There have been BAe Jetstream movements in the last few days... Originair's BAe Jetstream 31 was seen flying at Palmerston North. Originair's website shows flights resuming on 4 October 2019 from Nelson to both New Plymouth and Palmerston North.

BAe Jetstream 31 ZK-JSH at Nelson on 18 December 2017
Meanwhile, according to the CAA aircraft register BAe Jetstream 32s ZK-ECI and ZK-ECJ have had a change of ownership and have been reregistered to ANCL Investments Limited, (Air National Corporate). What that means for both aircraft remains to be seen. They were previously registered to air2there.

BAe Jetstream 32 ZK-ECI at Nelson on 24 January 2018
 BAe Jetstream 32 ZK-ECJ at Tauranga  on 7 November 2016

16 September 2019

Challenges and Opportunities for Saab Services to Northern Cook Islands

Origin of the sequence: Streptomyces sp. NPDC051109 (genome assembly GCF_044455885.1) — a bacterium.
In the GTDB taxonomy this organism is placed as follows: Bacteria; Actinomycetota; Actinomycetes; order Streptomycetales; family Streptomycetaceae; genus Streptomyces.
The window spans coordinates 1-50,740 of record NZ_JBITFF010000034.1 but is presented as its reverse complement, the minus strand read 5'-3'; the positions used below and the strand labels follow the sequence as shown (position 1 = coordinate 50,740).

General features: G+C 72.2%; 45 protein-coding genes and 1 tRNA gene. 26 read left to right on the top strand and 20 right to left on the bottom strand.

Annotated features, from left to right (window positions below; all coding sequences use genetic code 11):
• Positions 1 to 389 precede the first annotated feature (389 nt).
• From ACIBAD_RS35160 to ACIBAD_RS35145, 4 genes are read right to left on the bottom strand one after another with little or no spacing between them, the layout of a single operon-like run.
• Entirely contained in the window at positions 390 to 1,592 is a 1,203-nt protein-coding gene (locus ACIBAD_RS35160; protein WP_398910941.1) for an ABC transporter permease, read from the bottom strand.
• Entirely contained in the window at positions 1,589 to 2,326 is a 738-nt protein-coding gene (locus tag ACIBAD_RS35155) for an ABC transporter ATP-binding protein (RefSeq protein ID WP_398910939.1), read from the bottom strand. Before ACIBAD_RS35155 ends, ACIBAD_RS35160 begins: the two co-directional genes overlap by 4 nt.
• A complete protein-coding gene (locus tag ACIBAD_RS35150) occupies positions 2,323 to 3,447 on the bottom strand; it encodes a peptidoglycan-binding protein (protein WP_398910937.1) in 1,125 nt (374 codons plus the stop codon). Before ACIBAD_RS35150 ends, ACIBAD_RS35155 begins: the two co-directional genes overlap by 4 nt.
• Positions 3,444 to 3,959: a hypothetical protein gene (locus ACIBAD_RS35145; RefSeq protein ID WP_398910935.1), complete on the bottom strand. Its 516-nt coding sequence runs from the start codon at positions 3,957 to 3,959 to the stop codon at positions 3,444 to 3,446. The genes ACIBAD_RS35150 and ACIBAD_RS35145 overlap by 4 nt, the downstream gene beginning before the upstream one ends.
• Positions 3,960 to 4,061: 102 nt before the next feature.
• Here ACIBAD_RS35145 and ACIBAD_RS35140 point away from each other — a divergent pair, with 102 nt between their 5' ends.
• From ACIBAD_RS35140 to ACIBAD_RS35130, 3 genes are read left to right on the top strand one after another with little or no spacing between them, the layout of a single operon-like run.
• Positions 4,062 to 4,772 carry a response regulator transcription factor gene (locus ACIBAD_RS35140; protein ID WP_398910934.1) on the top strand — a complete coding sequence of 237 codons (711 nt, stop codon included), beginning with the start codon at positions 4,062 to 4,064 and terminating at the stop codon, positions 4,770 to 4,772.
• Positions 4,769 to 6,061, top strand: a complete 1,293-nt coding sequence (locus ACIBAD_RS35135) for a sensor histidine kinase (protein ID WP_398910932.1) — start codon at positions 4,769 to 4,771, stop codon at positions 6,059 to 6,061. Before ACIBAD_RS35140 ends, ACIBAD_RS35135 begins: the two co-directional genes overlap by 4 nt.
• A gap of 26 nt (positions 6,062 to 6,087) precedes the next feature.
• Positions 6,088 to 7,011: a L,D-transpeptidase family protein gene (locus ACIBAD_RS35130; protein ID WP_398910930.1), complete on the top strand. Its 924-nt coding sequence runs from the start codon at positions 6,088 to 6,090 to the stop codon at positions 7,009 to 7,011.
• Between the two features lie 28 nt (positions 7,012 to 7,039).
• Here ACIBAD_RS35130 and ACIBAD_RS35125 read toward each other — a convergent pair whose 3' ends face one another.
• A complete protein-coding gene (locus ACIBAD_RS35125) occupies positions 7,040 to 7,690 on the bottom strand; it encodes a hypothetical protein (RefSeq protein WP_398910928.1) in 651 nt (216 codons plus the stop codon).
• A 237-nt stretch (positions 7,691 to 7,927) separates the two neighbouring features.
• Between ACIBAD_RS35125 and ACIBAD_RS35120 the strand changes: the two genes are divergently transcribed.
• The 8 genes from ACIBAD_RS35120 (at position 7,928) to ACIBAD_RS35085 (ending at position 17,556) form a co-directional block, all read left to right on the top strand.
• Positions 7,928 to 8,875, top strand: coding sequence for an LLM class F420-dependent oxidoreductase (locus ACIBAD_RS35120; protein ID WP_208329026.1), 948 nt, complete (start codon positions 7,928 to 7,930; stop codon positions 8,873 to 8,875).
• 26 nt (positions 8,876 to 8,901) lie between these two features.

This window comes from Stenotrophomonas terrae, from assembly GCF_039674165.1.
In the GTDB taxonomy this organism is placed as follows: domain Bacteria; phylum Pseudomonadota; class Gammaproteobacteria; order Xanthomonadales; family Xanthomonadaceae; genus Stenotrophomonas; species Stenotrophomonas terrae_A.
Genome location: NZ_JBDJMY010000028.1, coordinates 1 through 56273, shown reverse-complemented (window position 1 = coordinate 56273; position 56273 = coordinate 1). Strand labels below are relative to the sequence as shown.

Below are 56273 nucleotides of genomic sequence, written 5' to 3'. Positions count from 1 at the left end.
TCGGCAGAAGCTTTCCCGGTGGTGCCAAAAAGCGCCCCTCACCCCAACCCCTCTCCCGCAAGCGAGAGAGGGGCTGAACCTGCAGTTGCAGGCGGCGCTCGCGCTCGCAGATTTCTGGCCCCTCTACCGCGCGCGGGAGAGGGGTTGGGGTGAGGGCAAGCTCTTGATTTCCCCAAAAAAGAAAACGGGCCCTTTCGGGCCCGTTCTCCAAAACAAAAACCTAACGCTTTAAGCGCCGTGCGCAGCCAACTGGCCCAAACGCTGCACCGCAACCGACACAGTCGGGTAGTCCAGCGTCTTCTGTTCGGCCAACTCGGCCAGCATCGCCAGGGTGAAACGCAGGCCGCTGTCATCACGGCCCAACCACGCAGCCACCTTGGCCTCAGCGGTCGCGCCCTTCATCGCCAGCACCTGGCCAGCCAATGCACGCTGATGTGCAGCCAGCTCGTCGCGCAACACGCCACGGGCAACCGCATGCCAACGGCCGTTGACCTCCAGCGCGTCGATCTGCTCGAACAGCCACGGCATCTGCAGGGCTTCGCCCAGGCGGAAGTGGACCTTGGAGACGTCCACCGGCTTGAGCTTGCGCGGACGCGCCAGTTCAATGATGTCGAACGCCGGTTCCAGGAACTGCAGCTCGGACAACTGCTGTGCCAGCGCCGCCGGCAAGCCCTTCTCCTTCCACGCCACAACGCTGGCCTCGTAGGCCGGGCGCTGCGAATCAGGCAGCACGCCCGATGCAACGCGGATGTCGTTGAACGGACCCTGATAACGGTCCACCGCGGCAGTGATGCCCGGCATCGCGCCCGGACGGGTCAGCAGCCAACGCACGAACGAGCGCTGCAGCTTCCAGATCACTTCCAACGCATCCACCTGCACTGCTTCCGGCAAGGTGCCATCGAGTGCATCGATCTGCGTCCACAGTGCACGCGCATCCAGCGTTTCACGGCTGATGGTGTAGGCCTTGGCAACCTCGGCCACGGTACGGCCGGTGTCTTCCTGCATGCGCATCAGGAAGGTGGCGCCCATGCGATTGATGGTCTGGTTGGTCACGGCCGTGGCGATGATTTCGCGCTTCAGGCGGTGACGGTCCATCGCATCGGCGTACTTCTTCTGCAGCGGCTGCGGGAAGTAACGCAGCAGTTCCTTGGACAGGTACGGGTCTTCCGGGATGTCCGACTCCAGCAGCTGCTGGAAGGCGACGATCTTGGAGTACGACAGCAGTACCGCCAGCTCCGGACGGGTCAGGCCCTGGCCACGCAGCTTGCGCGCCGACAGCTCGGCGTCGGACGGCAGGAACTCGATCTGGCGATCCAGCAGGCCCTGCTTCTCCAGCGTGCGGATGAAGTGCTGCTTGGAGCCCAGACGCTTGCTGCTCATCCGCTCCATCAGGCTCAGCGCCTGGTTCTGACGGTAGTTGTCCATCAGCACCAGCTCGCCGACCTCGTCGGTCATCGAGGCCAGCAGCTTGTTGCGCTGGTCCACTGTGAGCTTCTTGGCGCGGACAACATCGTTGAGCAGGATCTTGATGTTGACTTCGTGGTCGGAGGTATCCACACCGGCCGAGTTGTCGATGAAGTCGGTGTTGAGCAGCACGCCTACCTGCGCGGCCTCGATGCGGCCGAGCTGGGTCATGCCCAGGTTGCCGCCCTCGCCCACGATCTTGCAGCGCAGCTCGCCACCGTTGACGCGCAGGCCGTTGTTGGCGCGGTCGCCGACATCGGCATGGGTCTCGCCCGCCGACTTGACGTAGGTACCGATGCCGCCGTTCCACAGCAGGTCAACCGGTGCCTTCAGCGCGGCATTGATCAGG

Engineers have inspected the Cooks’ most remote runways as the local airline talks with government about upgrading the Northern Group’s coral runways. It comes after the airline announced it was adding a second Saab 340BPlus 34 passenger turbo-prop to its fleet, later this year. The new aircraft was previously operated by Japan Airlines subsidiary JAC and is presently undergoing maintenance in the USA in preparation for its delivery flight to Rarotonga and induction into the airline’s fleet in October. The second Saab will add capacity initially to the Rarotonga-Aitutaki route with the potential for regional charter flights to Tahiti and Niue. The new aircraft has been the catalyst for Air Rarotonga entering discussions with government about upgrading the runways on Manihiki, Penrhyn and potentially Pukapuka – to allow regular scheduled flights there. Saab flights into the Northern Group would substantially reduce the cost of travel for local people on the back of specialised small-scale tourism to the North, Air Rarotonga chief executive Ewan Smith said. “By operating a larger aircraft it means we can carry almost a full load up there, so if we can supplement local needs with a little bit of tourism it means we can carry 20 to 25 passengers per flight and then we can reduce prices significantly.” At the moment a flight to the Northern Group is around $1300 each way. If the new service eventuates this would reduce by more than half, Smith envisages. Smith says there is a lot of “commentary” about the cost of flying to the Cooks’ outer reaches – but the facts are that it is 1300 kilometres up there to coral runways that can accommodate small aircraft only. “The consequences of that is we are very limited in the payload we can carry – a 15-seat Bandeirante can carry only seven or eight passengers. That’s why it so expensive along with logistical expenses such as shipping fuel up there. Initially the new aircraft will supplement capacity to Aitutaki at peak times. We are also preparing for some regional charter flying to Niue and Tahiti as required.” But Smith said he’s most excited about the positive discussions he’s having with government to open up air travel to the northern islands. “If we can find a commercial solution to open up air access to the Northern Group, without relying on taxpayer subsidies, then it will be a great achievement,” he said. “These new aircraft require a paved runway and we’ve made a commitment to government that if those runways are upgraded then we will offer a weekly scheduled service to the north.” Just a couple of weeks ago the director of Civil Aviation, Dennis Hoskin, and an engineer from the New Zealand company that upgraded the Aitutaki runway back in 2003, visited Manihiki and Penryhn to evaluate the airstrips and to come up with a proposal to upgrade them to accommodate the new Saabs. Final upgrade plans would need to go out for tender if the government decides to pursue the idea. “It’s quite a substantial project and our discussions with government are in the preliminary stages but essentially our position is, we are the air operator here and we’ve said, ‘look, if the infrastructure can be upgraded up there, then we’ll make the commitment to schedule services at much improved economics’.” Smith believes there are seasoned world travellers who are looking for experiential holidays in the world’s remotest places and with a specific Northern Group marketing plan there could be enough custom to essentially subsidise scheduled weekly flights to the north. “These are people that want an authentic experience, they don’t want to stay in hotels. They want to meet the people that live in those places and do what they do. “We’ll develop product around the experience we’ve gained with our atoll excursion with our jet. It’s given us experience and exposure to a boutique market we’ve not seen before. “It’s different to what we see here on Rarotonga and Aitutaki, it’s a different demographic altogether. It’s people who seek places that are very, very different, and very unique.” Founded in 1978, Air Rarotonga celebrated 40 years of inter-island air service in 2018.